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Nevada Government & Politics
Contemporary Nevada
(1964-Present)

Miller: Education

Robert Joseph Miller was governor of Nevada from 1989 to 1999.  He was born in Chicago, Illinois on March 30, 1945.  When he was 10 he moved with his family to Las Vegas.  Miller served as Clark County District Attorney from 1979 to 1986.  In 1986 he was elected lieutenant governor and also served as acting governor, completing the term of Richard Bryan.  He was elected Nevada's twenty-sixth governor in 1990, and again in 1994.
 
 
 
 
"Education Priorities" Governor Bob Miller, 1995

Throughout the last six years, I have held our children's education nearest to our heart, and at the top of my administration's list of priorities. And while we may be occasionally diverted by other pressing issues - Budget Cuts - SIIS Reform - Public Safety - we must never waiver in our commitment to Nevada's school children.

Sandy and I have visited hundreds of schools throughout Nevada. Reading to classrooms, meeting parents and listening to teachers. Those whose mission it is to teach and help care for our children.
One message consistently rings loud and clear; "Governor please continue to provide us smaller class sizes -It works."

I believe it works. You'll always be able to dispute test results or the value of team teaching. But there's no disputing the value of giving our children a leg up in those early years. Give our teachers a class size they can manage. Not projects for 35 nameless faces, but a moment to recognize Mary's flair for art or to help Tommy's math or Mario's science. Our children deserve that personal attention.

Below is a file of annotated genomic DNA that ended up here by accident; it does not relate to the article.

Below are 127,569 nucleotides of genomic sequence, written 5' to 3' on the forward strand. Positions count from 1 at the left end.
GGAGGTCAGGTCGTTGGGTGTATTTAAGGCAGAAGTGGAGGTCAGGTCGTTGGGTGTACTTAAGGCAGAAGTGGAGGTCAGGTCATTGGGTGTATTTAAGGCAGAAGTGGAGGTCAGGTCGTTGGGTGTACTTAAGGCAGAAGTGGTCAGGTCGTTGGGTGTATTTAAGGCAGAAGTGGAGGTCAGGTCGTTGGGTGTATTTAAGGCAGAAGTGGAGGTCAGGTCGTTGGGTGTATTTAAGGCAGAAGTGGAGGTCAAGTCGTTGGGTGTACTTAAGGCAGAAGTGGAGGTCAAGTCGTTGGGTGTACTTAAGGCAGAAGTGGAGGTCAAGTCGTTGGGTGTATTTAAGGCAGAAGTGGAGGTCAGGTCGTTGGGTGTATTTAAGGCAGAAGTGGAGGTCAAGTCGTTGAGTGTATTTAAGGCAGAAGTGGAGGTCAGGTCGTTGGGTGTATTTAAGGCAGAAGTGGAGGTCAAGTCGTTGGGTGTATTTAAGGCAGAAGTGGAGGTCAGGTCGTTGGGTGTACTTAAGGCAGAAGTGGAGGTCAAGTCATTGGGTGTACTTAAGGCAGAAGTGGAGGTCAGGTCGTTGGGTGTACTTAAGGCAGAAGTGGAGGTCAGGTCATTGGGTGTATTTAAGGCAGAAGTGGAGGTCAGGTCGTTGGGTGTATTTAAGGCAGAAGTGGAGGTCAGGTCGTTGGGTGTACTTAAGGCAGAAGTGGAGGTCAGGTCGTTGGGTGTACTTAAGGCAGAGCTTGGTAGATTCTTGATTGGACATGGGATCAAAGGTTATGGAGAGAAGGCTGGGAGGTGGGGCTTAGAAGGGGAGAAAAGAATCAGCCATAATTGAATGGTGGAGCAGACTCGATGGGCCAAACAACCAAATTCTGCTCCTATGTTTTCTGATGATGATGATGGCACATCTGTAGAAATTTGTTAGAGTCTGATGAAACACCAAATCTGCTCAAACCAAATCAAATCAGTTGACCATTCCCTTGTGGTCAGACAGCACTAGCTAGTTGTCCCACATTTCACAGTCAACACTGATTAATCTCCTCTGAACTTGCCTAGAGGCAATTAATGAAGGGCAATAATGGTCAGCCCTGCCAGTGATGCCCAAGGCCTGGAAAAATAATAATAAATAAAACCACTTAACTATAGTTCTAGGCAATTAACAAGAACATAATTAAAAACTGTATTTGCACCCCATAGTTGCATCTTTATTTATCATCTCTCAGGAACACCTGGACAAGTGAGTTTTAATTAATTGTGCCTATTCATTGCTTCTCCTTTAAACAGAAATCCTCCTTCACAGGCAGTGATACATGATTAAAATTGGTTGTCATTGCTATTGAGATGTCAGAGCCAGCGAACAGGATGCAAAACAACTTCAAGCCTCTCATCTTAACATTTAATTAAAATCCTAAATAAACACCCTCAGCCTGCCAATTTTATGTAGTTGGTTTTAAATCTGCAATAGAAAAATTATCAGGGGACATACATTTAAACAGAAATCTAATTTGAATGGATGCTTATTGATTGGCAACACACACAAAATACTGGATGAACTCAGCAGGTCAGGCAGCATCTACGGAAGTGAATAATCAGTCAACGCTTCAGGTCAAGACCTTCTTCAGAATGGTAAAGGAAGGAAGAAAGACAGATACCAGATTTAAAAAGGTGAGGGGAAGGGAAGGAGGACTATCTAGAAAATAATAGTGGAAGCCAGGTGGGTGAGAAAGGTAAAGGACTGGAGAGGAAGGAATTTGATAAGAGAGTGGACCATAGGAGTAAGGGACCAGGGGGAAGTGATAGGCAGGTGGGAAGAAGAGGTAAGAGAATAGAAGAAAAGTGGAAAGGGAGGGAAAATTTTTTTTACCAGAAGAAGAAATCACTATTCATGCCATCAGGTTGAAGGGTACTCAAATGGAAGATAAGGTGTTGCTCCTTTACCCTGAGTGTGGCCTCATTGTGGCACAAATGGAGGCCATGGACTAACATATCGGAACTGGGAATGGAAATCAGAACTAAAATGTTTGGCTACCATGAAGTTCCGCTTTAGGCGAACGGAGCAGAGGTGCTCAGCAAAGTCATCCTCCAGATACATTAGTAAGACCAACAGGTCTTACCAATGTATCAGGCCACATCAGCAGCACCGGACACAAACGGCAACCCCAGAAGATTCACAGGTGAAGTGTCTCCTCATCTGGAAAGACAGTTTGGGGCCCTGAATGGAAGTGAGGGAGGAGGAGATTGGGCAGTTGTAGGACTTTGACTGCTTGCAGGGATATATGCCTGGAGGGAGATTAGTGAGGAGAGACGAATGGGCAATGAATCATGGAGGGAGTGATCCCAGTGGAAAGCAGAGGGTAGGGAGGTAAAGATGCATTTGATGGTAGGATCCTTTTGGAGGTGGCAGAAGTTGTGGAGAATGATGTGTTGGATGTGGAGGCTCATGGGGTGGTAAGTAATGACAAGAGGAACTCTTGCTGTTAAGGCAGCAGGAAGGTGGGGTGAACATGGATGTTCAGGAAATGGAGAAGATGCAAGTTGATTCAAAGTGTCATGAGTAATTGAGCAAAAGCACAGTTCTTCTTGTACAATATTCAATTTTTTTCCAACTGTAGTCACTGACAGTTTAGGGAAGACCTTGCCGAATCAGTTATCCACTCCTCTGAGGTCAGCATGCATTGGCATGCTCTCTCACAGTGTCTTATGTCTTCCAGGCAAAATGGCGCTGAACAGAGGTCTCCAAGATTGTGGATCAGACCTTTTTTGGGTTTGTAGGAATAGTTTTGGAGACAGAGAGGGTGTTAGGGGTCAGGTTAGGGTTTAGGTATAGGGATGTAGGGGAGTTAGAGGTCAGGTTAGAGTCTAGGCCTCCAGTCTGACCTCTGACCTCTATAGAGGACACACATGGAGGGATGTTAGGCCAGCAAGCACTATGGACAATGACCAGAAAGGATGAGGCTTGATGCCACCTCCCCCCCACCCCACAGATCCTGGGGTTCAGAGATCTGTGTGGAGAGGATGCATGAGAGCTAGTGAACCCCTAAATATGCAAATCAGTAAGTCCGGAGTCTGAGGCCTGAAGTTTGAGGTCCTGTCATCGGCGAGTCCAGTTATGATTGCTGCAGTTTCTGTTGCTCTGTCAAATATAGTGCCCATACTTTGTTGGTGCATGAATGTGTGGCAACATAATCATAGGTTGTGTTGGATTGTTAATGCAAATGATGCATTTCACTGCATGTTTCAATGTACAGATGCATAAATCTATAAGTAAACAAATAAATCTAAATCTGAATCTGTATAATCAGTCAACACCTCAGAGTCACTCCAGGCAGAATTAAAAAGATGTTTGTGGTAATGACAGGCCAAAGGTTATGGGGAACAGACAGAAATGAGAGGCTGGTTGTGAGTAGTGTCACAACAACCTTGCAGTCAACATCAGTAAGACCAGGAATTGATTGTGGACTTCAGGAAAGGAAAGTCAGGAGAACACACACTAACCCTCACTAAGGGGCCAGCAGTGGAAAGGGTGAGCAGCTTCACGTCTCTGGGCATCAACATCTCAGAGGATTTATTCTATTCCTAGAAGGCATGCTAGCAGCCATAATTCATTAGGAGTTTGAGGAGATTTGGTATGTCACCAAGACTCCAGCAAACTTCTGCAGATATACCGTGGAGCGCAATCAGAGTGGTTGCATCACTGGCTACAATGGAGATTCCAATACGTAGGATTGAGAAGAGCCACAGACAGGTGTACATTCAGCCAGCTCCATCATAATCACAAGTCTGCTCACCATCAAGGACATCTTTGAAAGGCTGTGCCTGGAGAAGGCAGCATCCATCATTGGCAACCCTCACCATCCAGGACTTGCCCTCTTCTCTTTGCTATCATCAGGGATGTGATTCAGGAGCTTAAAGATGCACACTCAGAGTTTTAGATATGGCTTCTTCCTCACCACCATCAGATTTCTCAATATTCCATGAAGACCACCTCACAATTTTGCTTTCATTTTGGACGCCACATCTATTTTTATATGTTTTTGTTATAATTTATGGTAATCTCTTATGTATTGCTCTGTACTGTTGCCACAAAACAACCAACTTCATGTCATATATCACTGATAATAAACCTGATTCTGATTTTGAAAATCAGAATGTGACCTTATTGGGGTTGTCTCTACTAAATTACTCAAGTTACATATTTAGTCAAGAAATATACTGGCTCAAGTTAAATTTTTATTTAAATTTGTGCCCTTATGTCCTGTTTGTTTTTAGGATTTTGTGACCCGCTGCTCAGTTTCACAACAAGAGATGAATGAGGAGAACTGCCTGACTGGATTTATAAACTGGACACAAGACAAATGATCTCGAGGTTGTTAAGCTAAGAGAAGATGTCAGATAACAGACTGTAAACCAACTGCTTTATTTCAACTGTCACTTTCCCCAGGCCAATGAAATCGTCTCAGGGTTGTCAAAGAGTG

I am asking you tonight to heed the pleas of thousands of teachers and parents. We must continue to extend our class size reduction program to the third grade. Our children deserve no less.

Today's children are growing up in a world in which computers are as commonplace as books. Our schools need to teach the children the keys to working with the changes. Science and technology is the key to success. We are providing our schools with money and equipment to properly train our students in these areas so that our kids will be leaders in the information age.

As we provide our education system with the tools it needs to prepare our students, the public deserves to know how effective the schools are in using the tools. In the 1993 session, we passed the Nevada School accountability law, which requires school districts to inform the public on school performance. I am convinced we must go much farther. I propose we phase in a system of accreditation for all public schools. We must create standards so that every public school meets the basic requirements needed to provide a good education.

Photo Credit:
Nevada State Library and Archives